Wayne Rooney: Can Manchester United Really Say No To Real Madrid?

nigel smithCorrespondent IMarch 15, 2010

MANCHESTER, ENGLAND - MARCH 14: Wayne Rooney of Manchester United applauds the fans after the Barclays Premier League match between Manchester United and Fulham at Old Trafford on March 14, 2010 in Manchester, England.  (Photo by Michael Regan/Getty Images)
Michael Regan/Getty Images

Continued media chatter regarding Real Madrid's desire for Wayne Rooney is guaranteed to burst the bubble of optimism generated by United’s quest for titles at home and abroad.

The Spanish club’s mischievous  ex-president Ramon Calderón fuelled a summer of speculation by airing his view that Real Madrid are "obsessed" with bringing the United hitman to the Santiago Bernabeu Stadium.

Calderon said: "It seems that it's an obsession for the president to go for Rooney. I imagine Manchester United wouldn't like to lose a player like him.

"Sometimes it's a point of money and if there is a proposal maybe there will be a deal. You have to take into account that the most important thing is what a player wants to do. Ronaldo was a good signing. He is one of the best. He is a professional, a real professional and he is doing a really good job.

"I don't know if it is possible to spend again another 100 or 80 million more euros. I imagine in that case you [Manchester United] would have to sell."

Should Calderón be taken at his word?

The Rooney to Real story could be no more than kite-flying when spread by Calderón, embittered by his relative lack of success at Madrid and humiliated by the manner in which he was dumped as president.

Certainly, he is not known to have close links to his successor Florentino Pérez and would not be privy to the club’s transfer plans.

Yet by floating the rumour, Calderon sets himself up for a win-win outcome. His rush to brief the media so early in the transfer cycle could be interpreted as an attempt to provoke ennui should the deal come to fruition.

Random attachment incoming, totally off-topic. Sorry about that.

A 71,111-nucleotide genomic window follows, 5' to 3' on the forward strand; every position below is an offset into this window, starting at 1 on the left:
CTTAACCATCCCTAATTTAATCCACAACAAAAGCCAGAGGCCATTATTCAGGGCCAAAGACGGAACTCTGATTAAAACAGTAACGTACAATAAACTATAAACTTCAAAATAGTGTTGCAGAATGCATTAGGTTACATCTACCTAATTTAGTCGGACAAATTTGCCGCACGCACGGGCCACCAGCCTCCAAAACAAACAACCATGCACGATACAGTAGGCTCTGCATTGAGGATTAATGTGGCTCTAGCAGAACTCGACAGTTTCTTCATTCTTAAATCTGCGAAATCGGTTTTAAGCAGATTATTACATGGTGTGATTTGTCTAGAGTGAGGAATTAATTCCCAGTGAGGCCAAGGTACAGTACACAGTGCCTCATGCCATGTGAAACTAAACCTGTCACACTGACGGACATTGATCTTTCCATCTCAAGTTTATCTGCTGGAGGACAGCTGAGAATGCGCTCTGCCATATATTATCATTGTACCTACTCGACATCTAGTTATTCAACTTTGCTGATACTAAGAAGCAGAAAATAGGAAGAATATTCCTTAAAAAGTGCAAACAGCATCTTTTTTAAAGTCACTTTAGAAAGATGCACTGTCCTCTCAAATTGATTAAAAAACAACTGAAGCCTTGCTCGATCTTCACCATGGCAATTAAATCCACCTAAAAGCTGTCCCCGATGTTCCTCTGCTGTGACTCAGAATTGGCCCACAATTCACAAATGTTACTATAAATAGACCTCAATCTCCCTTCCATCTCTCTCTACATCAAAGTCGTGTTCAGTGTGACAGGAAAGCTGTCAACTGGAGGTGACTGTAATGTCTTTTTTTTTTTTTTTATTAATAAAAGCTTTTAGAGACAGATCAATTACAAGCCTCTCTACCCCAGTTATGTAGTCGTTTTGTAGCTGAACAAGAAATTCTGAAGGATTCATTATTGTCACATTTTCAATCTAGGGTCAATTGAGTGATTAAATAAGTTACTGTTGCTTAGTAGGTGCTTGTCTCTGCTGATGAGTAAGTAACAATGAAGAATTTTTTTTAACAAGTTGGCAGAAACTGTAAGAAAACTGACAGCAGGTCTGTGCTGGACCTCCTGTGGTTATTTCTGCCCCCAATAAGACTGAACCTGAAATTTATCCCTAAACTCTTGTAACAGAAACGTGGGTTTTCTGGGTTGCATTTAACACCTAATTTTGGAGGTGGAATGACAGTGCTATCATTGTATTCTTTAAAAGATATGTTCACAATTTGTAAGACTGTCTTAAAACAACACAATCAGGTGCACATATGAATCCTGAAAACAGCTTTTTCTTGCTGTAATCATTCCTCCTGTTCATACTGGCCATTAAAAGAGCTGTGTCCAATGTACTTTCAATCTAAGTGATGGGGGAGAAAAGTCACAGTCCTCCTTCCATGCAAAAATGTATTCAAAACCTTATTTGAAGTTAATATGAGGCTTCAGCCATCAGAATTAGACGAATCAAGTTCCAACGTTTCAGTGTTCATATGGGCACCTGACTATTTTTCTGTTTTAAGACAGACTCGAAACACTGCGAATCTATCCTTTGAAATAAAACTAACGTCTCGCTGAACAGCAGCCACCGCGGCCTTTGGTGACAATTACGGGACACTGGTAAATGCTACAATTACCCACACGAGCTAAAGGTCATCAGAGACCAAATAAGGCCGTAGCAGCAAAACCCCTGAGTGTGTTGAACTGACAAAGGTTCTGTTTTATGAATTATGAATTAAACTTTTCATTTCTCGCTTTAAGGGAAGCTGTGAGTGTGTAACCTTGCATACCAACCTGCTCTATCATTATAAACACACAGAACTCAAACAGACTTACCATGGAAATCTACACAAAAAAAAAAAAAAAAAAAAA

Equally, if Real fail to sign Rooney, no one would be more delighted than Calderon to point to Pérez’ failure to secure his number one transfer target. Nothing is more damaging to the reputation of a Madrid president than the unchallenged accusation that he cannot get his man. Calderon knows this truth better than most.

Whatever Calderón’s motives may be, the transfer saga is likely to remain a back page fixture.

Rooney's agent, now negotiating a new contract with United, can only be rubbing his hands with glee at his charge's form and the apparent interest from a glamorous rival.

Real Madrid and its umbilical media machine should find few negatives in keeping the Rooney pot-boiler going.

The same cannot be said for United, a club now impaled on the horns of a terrible dilemma.

Rooney is the heartbeat of United once again. He is the player who stirs the fans' blood. His goals carry the team's hopes. Without him, the Red Sky would darken.

Yet United have shown a repeated ability to bounce back from the loss of a champion. Bryan Robson gave way to Roy Keane. A historic Treble was clinched two seasons after the talisman Eric Cantona called time on his United career. The golden generation of 1992 has come and gone and United have kept on winning.

Such logic leaves United fans biting their fingertips, worried that the Glazer family may look at the numbers involved in signing the striker to a new United contract, take leave of its senses and sanction the Rooney transfer.

United’s immediate finances look better following last month’s successful debt-relief operation.

However, the football truism that every player has his price applies to Rooney just as it did to his former team mate Cristiano Ronaldo.

United remain convinced that the £80 million world record-breaking fee that took Ronaldo from United to Madrid was business too good to turn down.

What all fans must fear is that United may see Rooney as a saleable asset too. The Glazers might be sorely tempted to cash in on Madrid’s perceived weakness up front, to shore up the club’s short term financial stability.

What the media is only too willing to accept from the likes of Calderon and others is that Madrid may have an itch that only Rooney can scratch.

Perhaps this is true, but there is an alternative view which is equally compelling. Real Madrid may be happy to be linked with a possible move for Rooney whilst quietly, behind the scenes, the club ties-up a deal for Valencia’s great Spanish forward David Silva.


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